She was 16 at the time and harbored desire of arriving at the zenith of her game. The check filled in as inspiration, driving an expectation that one day she would get her hands on the genuine article.
On Saturday evening in New York, she did only that, crushing Serena Williams 6-3, 7-5 to turn into Canada's first historically speaking Grand Slam singles champion.
"After I won the Orange Bowl in 2015, two or after three months I just felt like I could do huge things in this game," Andreescu told CNN after her US Open triumph.
"In this way, I just snatched a check and composed the prize cash of that year. Be that as it may, each year I continued expanding it since it continued evolving. Be that as it may, I simply continued imagining that minute since that day.
"Presently being the real champion is simply so insane."
'Pleased to be Canadian'
It's been a hurricane eight months for Andreescu, who was positioned 178th toward the beginning of the year.
Presently 19, she's the main youngster since Maria Sharapova in 2006 to win a Grand Slam title and is on a kept running of 14 successive triumphs.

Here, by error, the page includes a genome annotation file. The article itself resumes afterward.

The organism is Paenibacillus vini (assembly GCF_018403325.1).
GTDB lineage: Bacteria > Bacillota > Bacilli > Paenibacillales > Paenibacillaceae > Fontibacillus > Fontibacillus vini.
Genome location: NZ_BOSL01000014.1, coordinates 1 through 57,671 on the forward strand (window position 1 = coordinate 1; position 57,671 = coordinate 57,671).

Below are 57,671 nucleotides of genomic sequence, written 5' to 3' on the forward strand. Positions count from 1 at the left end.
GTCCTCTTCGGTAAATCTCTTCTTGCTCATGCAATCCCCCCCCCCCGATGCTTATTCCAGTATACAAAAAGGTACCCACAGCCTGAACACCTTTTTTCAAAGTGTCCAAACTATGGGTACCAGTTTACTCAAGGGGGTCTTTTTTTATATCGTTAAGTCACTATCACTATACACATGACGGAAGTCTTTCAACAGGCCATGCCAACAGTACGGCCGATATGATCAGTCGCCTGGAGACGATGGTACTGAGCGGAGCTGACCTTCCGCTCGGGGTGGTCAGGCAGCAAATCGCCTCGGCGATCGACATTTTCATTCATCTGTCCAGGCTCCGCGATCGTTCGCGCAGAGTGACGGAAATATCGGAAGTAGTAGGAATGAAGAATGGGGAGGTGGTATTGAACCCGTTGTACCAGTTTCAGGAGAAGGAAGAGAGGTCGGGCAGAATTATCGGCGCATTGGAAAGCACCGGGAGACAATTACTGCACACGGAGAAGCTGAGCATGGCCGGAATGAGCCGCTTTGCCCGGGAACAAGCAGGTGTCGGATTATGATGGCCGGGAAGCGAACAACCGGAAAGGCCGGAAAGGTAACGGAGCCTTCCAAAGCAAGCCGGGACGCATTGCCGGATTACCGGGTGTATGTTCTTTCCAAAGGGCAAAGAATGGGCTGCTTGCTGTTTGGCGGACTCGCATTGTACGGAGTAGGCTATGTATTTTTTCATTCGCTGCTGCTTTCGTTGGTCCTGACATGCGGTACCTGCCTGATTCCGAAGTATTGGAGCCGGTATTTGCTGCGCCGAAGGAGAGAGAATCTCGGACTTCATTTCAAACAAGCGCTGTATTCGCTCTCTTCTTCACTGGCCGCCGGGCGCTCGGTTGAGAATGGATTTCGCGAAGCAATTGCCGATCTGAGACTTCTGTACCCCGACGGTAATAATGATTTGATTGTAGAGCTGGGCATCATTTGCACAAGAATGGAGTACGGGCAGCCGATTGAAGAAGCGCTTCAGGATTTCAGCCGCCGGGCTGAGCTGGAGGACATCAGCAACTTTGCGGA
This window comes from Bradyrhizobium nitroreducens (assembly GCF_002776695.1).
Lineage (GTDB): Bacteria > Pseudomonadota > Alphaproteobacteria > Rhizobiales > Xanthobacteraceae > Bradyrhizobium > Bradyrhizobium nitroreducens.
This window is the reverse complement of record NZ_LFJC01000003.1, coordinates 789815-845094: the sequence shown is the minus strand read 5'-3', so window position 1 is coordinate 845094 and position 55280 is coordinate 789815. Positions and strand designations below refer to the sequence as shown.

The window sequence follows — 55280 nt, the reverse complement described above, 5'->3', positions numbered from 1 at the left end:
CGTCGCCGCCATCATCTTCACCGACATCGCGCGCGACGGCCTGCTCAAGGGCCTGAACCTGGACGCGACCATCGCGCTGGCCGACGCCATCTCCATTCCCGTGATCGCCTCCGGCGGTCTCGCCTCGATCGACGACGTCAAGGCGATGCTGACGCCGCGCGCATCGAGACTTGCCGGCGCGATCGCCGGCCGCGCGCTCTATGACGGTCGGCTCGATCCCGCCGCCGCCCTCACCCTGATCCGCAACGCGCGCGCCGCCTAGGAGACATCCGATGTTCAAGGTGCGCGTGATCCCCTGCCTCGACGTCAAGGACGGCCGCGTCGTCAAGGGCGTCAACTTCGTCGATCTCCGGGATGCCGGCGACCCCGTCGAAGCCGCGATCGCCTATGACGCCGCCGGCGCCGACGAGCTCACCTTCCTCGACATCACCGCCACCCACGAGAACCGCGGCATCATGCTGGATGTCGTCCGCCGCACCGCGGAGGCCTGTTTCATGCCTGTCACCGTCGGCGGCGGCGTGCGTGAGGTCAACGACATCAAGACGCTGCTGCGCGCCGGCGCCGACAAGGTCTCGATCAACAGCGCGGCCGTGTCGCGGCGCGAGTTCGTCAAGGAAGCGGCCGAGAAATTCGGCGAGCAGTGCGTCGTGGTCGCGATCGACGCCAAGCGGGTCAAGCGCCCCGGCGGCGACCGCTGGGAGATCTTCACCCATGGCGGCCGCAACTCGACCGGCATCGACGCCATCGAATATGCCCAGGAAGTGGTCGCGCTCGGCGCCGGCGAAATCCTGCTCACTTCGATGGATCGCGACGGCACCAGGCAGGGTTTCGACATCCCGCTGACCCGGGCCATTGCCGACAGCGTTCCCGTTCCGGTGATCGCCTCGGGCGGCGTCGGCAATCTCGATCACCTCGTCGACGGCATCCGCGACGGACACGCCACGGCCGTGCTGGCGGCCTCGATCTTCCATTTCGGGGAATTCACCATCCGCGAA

Her success against Williams grabbed the eye of Canadian leader Justin Trudeau, who sent a celebratory tweet. It's been an electrifying couple of months for Canadian game as Andreescu's triumph comes hot on the impact points of the Toronto Raptors accomplishment in the NBA Finals.
"I'm so glad to be Canadian and without Tennis Canada's help I truly wouldn't be today."
The current year's last mutual a comparable story to a year ago's when Naomi Osaka, at that point matured 20, vanquished Williams and increased overall acknowledgment medium-term.
"I've been playing a great deal on huge stages. Nothing contrasted with this, clearly, yet I had some work on coming into the last and I've quite recently been buckling down rationally to simply have the option to get into the zone," said Andreescu.
"I'm simply extremely happy about how I kept my cool."